Actually, the results of HDFC for the September quarter were quite impressive. Let us look at this more in depth. HDFC reported standalone net profit of Rs.3,961 crore, which was 61% higher on a YOY basis. However, this sharp rise in profit was largely accounted for by the profit on the sale of HDFC stake in Gruh Finance to Bandhan Bank. Hence, this may be more of a kind of one-off event.

On a consolidated basis HDFC reported profits of Rs.10,388 crore, up 80.38% on a YOY basis. As stated earlier, this included nearly Rs. 1,632 crore from stake sale in Gruh Finance and Rs.1,074 crore by way of dividends from subsidiaries. NII was at a healthy Rs.3,078 crore. Total revenues for the quarter stood at Rs.13,487 crore with individual loan growth leading the way at 17% on AUM basis. In case of HDFC, nearly 3/4th of the loans are given to individuals and only the balance is given to corporates and to institutions.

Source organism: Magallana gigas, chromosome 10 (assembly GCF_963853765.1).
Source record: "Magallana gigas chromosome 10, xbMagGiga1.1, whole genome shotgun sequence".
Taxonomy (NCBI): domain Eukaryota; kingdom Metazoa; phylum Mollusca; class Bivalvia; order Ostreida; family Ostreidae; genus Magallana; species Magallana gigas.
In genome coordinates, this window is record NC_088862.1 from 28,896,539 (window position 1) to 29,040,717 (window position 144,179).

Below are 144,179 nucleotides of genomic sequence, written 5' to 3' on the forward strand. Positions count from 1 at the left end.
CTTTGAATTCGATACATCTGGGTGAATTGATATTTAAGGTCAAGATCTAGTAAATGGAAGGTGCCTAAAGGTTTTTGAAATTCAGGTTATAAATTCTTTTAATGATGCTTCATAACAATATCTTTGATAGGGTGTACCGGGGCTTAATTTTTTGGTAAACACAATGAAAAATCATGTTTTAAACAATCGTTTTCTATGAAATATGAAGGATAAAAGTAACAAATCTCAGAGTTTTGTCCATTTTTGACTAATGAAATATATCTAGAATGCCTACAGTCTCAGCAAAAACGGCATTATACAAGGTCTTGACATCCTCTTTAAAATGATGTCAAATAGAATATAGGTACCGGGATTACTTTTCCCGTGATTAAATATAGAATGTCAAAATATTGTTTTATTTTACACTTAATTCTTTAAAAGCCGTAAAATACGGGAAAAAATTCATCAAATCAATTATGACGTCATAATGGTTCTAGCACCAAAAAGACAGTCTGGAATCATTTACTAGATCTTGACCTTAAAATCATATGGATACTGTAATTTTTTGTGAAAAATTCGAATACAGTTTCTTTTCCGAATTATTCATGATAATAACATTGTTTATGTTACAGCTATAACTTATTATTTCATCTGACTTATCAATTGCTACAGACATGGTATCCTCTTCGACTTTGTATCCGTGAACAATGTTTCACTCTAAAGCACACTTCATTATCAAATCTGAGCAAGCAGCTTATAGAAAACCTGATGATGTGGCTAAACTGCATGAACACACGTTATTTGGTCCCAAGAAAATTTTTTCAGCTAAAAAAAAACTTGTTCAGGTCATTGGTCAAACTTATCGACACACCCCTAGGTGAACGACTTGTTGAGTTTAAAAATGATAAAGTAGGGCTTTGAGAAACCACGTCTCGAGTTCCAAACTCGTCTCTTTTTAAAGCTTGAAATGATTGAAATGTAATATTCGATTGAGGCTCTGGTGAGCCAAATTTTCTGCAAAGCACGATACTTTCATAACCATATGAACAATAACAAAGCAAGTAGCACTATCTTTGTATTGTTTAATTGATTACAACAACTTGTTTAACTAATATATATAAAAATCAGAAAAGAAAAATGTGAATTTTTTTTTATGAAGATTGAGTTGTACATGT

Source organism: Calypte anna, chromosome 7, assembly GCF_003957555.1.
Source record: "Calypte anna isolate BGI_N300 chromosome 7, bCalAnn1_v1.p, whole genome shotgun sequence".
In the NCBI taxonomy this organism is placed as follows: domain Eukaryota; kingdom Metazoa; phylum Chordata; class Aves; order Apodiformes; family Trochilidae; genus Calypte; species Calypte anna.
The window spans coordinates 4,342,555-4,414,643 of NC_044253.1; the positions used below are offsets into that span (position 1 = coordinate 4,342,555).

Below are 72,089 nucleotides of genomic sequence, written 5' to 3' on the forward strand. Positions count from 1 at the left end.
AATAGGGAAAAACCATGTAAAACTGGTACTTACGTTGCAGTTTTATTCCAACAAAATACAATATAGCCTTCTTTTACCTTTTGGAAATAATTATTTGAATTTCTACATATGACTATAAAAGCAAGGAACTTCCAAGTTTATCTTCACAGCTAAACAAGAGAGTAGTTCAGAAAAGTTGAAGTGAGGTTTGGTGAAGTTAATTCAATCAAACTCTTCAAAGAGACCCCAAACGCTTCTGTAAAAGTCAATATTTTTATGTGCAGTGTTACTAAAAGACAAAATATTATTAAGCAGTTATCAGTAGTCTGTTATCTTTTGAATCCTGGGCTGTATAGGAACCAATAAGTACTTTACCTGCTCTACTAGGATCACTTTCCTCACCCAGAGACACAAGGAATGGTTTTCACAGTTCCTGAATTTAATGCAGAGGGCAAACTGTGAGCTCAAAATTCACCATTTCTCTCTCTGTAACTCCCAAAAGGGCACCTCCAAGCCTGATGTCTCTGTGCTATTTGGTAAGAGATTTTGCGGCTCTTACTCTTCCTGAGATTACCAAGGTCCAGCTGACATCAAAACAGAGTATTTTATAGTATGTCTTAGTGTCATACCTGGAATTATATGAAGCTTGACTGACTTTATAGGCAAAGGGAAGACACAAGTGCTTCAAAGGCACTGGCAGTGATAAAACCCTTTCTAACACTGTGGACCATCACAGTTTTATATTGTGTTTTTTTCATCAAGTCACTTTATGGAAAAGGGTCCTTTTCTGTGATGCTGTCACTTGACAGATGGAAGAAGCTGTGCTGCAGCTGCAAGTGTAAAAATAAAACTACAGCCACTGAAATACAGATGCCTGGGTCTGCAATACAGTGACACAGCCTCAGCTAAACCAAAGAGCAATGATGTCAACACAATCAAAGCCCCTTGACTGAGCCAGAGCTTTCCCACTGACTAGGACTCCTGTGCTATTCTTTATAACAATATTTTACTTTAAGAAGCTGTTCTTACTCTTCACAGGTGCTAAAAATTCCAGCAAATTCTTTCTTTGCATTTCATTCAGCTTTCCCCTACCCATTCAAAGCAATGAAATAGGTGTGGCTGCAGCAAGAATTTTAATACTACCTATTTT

The above mix is important because it is in the individual portfolio that HDFC has a much lower gross NPA ratio. Let us look at the numbers. The individual gross non-performing assets ratio (GNPA) stood at a comfortable 0.73%, while non-individual GNPA ratio was 2.87%. The overall GNPA ratio was 1.33 per cent and has been largely driven by the sharp rise in the doubtful loans in the non-individual sector. HDFC remains a hold at any point of time for the very strong string of franchises that it holds in insurance, banking and asset management.